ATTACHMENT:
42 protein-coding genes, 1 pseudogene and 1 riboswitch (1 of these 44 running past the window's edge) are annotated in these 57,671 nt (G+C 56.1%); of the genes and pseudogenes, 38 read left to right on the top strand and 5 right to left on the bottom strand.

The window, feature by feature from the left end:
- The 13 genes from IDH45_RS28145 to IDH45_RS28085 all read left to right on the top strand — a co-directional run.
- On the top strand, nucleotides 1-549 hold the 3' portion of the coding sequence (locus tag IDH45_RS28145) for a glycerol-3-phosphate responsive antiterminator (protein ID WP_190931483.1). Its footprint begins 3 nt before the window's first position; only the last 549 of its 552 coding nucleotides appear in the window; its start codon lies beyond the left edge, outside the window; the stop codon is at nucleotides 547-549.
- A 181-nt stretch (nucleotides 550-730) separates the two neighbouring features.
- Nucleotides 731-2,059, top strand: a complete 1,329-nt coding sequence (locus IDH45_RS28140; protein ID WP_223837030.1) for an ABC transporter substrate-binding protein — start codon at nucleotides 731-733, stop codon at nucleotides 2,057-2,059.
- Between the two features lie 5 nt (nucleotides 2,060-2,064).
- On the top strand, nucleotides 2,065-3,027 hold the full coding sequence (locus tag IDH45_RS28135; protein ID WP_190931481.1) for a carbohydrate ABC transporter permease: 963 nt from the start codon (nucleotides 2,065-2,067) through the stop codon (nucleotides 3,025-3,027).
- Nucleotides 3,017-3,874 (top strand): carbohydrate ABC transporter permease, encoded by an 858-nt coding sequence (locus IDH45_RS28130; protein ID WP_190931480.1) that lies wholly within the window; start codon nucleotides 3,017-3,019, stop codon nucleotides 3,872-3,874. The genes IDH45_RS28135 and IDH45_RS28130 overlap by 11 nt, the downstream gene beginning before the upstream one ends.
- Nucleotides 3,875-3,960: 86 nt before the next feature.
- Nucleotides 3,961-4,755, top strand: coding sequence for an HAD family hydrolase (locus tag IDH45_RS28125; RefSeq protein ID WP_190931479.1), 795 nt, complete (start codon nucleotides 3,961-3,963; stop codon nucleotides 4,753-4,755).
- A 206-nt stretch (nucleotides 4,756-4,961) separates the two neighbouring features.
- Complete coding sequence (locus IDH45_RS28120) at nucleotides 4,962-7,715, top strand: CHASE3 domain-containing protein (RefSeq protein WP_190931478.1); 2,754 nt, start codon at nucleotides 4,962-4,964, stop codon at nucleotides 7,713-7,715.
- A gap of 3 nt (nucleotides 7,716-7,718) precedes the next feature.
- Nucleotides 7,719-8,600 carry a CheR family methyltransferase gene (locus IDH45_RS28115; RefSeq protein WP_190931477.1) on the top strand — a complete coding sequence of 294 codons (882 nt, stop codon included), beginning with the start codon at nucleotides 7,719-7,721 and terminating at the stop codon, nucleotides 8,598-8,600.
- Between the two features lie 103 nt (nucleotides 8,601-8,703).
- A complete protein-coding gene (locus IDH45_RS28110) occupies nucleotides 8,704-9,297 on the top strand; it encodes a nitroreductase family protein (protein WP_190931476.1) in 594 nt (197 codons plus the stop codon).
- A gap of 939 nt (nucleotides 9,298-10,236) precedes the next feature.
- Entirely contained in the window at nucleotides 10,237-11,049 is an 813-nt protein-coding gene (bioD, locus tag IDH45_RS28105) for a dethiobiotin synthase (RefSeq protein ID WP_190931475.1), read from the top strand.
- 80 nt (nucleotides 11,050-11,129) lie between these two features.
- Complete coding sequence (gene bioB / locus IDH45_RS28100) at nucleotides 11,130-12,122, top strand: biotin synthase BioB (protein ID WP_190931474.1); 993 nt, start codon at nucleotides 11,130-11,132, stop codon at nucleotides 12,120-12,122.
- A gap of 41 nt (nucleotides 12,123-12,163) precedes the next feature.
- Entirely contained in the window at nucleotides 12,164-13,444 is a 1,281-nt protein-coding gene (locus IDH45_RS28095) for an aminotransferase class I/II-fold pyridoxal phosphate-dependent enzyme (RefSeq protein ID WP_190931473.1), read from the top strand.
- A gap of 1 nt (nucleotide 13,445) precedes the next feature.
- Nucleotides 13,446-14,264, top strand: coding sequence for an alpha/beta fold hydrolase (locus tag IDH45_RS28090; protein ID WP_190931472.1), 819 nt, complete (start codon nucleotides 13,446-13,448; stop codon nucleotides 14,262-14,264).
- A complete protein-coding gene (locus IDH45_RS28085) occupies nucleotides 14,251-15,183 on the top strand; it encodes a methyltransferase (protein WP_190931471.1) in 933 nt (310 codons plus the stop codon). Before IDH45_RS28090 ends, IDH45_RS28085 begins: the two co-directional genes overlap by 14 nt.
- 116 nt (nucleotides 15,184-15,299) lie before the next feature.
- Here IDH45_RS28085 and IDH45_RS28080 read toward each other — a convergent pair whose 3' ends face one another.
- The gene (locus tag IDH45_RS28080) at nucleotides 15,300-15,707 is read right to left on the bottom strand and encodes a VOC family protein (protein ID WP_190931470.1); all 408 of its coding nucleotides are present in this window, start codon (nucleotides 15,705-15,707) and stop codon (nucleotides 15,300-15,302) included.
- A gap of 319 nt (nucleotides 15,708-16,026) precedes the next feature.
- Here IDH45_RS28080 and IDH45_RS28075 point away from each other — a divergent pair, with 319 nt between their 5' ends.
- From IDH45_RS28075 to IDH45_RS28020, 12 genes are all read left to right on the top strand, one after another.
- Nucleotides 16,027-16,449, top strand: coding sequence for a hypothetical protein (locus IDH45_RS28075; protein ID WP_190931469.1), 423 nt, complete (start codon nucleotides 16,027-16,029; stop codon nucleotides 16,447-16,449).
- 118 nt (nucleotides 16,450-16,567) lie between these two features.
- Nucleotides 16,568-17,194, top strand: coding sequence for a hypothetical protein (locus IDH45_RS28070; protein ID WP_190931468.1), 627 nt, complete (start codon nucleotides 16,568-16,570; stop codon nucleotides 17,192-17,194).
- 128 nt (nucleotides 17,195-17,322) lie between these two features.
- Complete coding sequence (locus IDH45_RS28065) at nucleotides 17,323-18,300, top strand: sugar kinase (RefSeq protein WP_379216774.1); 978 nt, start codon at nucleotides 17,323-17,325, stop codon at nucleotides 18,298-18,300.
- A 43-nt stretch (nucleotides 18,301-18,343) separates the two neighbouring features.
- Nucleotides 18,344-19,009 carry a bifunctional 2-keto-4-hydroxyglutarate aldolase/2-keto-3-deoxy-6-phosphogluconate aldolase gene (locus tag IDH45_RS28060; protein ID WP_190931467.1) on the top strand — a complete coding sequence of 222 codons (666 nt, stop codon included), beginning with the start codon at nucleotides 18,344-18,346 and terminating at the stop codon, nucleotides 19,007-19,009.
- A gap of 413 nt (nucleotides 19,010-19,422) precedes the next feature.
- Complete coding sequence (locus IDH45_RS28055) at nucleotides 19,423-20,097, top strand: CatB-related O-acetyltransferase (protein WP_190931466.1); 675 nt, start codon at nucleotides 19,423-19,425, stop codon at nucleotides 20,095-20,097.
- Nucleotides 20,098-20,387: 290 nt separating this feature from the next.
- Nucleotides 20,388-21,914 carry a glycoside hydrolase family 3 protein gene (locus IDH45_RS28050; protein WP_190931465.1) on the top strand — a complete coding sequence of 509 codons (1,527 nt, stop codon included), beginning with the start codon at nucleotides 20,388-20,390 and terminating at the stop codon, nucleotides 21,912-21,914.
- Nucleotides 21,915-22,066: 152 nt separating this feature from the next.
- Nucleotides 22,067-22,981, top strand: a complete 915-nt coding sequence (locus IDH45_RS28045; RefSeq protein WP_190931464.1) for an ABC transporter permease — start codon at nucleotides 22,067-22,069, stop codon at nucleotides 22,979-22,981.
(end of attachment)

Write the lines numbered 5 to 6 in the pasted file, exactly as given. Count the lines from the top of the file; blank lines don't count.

- A 181-nt stretch (nucleotides 550-730) separates the two neighbouring features.
- Nucleotides 731-2,059, top strand: a complete 1,329-nt coding sequence (locus IDH45_RS28140; protein ID WP_223837030.1) for an ABC transporter substrate-binding protein — start codon at nucleotides 731-733, stop codon at nucleotides 2,057-2,059.